Currently, streaming services, once celebrated as the future of entertainment, are reverting to traditional TV formats. Prime now includes commercials, Netflix restricts password sharing, and Disney+ requires subscriptions for weekly new episodes. Fifteen years ago, viewers could enjoy three new TV episodes every weeknight, plus Sundays with HBO. However, it appears that alongside this typical capitalist consumer mistreatment, media content has become monotonous and weak, as if creators have ceased drawing inspiration or innovating. Today's content is not driven by art enthusiasts aiming for revolution, but by Gen-X and millennial fans reproducing familiar properties.

I encountered a tweet highlighting that early seasons of The Simpsons were crafted by diverse nerds influenced by various media. 'The early seasons of The Simpsons were written by eclectic nerds who had marinated in all sorts of weird old media. The newer seasons are written by people who grew up watching The Simpsons.' This observation encapsulates the problem: creatives producing mere copies of copies. As a Gen-Z individual, I recall owning a printer and scanner; repeated photocopying degrades the image, losing details and nuances. It's time to create something new, and like with climate change and dating, Gen-Z must steer the course.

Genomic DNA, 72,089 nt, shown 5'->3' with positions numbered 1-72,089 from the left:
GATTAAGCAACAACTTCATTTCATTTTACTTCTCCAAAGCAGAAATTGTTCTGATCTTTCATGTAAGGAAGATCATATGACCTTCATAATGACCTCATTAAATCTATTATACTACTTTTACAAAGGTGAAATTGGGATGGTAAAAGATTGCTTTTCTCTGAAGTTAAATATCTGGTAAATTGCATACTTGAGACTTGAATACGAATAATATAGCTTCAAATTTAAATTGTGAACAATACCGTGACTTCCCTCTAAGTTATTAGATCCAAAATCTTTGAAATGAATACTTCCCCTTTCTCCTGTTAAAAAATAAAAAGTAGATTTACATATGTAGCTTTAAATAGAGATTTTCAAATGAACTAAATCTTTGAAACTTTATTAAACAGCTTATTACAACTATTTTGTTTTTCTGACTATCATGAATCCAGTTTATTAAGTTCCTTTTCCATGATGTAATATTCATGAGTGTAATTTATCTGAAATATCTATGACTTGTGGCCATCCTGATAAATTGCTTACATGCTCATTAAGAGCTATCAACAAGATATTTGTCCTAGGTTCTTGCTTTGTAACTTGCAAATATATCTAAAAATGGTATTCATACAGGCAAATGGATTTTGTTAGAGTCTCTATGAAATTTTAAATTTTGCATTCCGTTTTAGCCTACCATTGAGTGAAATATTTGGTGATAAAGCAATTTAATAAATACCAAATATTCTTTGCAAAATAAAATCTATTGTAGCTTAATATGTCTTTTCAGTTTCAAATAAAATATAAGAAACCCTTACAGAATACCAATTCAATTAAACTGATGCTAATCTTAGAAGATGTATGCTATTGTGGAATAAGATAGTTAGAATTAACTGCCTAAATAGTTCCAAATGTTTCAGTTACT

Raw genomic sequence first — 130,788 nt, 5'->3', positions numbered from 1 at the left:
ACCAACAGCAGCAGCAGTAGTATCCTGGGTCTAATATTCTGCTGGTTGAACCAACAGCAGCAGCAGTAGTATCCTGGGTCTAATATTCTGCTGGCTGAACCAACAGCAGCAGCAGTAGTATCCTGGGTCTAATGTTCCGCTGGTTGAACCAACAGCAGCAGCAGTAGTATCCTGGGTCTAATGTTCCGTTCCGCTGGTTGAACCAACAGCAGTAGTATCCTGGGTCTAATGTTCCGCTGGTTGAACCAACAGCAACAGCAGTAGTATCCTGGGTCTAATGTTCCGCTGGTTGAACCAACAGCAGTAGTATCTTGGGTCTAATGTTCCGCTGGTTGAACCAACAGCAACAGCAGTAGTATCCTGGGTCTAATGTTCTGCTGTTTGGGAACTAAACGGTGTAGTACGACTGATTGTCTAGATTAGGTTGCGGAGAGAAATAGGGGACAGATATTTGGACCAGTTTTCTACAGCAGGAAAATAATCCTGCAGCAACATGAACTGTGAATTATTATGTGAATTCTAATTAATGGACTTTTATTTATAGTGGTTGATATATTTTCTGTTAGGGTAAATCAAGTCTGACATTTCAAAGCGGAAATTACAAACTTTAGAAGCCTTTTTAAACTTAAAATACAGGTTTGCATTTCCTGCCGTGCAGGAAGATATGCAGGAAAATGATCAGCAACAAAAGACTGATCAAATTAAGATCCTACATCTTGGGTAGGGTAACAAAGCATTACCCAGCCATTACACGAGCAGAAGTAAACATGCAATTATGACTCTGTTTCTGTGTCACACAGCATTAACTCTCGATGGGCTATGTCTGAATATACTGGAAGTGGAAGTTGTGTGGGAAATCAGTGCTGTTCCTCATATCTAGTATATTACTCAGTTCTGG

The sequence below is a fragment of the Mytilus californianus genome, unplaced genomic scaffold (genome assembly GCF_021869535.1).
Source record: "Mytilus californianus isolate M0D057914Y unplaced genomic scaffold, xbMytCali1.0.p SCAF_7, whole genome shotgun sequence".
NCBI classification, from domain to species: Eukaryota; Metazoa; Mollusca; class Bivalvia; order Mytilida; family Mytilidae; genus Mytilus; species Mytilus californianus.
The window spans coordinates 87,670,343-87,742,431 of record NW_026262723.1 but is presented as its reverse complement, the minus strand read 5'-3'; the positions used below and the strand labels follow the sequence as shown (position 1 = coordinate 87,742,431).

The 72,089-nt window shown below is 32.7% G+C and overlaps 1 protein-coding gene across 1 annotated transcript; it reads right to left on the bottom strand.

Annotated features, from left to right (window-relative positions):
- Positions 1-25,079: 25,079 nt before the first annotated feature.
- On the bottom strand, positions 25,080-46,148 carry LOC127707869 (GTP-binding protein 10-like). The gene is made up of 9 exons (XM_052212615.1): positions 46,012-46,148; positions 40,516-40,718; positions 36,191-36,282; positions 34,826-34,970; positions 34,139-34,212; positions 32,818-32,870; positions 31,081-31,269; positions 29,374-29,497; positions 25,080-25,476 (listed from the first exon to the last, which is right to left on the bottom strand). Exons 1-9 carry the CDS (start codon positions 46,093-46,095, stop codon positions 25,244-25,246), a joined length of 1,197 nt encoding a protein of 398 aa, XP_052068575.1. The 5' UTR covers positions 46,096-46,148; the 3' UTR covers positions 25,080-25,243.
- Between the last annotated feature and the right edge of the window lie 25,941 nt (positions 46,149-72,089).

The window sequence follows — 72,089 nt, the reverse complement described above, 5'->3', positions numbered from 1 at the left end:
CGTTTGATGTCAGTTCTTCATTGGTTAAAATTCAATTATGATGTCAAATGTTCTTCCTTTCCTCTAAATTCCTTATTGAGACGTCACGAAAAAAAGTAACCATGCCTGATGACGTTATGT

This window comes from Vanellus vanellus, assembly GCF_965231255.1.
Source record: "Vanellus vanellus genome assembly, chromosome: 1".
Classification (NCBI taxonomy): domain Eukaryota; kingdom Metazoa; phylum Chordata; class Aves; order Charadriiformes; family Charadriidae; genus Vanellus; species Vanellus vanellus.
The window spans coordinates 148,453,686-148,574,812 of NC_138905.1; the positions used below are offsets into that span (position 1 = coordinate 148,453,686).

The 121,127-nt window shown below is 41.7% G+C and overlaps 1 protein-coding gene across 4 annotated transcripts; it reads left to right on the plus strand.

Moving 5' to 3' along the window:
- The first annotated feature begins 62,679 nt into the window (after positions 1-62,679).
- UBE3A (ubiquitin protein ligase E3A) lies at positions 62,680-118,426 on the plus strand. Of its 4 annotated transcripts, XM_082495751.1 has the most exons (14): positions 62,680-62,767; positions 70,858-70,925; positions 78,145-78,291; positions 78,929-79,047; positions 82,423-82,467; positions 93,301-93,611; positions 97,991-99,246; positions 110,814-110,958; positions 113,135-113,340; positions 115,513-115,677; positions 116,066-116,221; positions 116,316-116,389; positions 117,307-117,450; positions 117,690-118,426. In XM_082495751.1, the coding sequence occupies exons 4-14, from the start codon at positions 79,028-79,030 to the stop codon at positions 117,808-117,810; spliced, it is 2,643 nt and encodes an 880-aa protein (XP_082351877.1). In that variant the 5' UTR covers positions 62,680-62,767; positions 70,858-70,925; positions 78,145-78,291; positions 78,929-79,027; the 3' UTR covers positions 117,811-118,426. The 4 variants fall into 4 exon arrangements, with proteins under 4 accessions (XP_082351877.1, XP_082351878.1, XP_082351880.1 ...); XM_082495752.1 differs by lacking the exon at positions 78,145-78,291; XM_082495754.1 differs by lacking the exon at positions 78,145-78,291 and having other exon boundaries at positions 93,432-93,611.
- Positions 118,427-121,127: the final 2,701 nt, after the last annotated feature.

Consider Star Wars, created by George Lucas as a blend of his love for old pulp sci-fi, Akira Kurosawa's films, and epic fiction. Lucas based the droids R2-D2 and C-3PO on characters from Kurosawa's The Hidden Fortress and Frodo and Samwise from The Lord of the Rings. 'Lucas mixed that all together to get something truly unique,' noted Jason Pargin on TikTok. Pargin, a former editor of and author, explored modern Star Wars, made by self-proclaimed superfans who often avoid innovation. 'Star Wars was so weird that the studio was scared they were going to lose their money... They had to force cinemas to show it by bundling it with a different, bigger movie.' This represents a complete reversal of the filmmaking process. If I aimed to create a gritty sci-fi noir western with space wizards and laser swords, it would only be viable with Star Wars branding. 'Instead of taking all of your old influences and remixing it into something new, you're forced to take your current idea and reduce it down to something old.'

So what? Hollywood prioritizes the financial gain from sequels or remakes over supporting new properties. What I see feels like fan service and callbacks, and when something new emerges, it's either suppressed or abandoned despite its popularity. I experienced this as a child with Disney's Treasure Planet and Atlantis. To be